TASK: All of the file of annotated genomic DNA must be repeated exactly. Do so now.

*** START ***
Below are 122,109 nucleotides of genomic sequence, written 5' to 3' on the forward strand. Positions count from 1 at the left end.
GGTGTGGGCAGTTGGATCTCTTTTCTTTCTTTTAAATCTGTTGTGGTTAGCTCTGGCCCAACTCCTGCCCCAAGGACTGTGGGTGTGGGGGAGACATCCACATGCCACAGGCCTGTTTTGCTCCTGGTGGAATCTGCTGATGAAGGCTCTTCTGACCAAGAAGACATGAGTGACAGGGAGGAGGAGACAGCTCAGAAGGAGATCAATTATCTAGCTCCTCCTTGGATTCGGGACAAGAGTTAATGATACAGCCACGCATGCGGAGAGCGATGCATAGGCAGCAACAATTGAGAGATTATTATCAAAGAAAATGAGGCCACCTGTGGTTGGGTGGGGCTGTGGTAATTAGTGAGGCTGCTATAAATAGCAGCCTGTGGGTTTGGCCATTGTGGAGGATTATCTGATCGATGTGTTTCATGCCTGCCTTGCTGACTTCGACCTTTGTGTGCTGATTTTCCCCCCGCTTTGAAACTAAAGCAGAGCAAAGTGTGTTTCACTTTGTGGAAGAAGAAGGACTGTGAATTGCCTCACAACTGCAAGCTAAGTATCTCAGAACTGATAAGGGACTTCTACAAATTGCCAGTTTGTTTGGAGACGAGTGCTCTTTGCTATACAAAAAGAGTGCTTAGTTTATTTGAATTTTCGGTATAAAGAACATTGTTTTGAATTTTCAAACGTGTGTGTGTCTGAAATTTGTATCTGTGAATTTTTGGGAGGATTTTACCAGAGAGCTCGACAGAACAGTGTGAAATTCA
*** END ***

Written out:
Below are 122,109 nucleotides of genomic sequence, written 5' to 3' on the forward strand. Positions count from 1 at the left end.
GGTGTGGGCAGTTGGATCTCTTTTCTTTCTTTTAAATCTGTTGTGGTTAGCTCTGGCCCAACTCCTGCCCCAAGGACTGTGGGTGTGGGGGAGACATCCACATGCCACAGGCCTGTTTTGCTCCTGGTGGAATCTGCTGATGAAGGCTCTTCTGACCAAGAAGACATGAGTGACAGGGAGGAGGAGACAGCTCAGAAGGAGATCAATTATCTAGCTCCTCCTTGGATTCGGGACAAGAGTTAATGATACAGCCACGCATGCGGAGAGCGATGCATAGGCAGCAACAATTGAGAGATTATTATCAAAGAAAATGAGGCCACCTGTGGTTGGGTGGGGCTGTGGTAATTAGTGAGGCTGCTATAAATAGCAGCCTGTGGGTTTGGCCATTGTGGAGGATTATCTGATCGATGTGTTTCATGCCTGCCTTGCTGACTTCGACCTTTGTGTGCTGATTTTCCCCCCGCTTTGAAACTAAAGCAGAGCAAAGTGTGTTTCACTTTGTGGAAGAAGAAGGACTGTGAATTGCCTCACAACTGCAAGCTAAGTATCTCAGAACTGATAAGGGACTTCTACAAATTGCCAGTTTGTTTGGAGACGAGTGCTCTTTGCTATACAAAAAGAGTGCTTAGTTTATTTGAATTTTCGGTATAAAGAACATTGTTTTGAATTTTCAAACGTGTGTGTGTCTGAAATTTGTATCTGTGAATTTTTGGGAGGATTTTACCAGAGAGCTCGACAGAACAGTGTGAAATTCA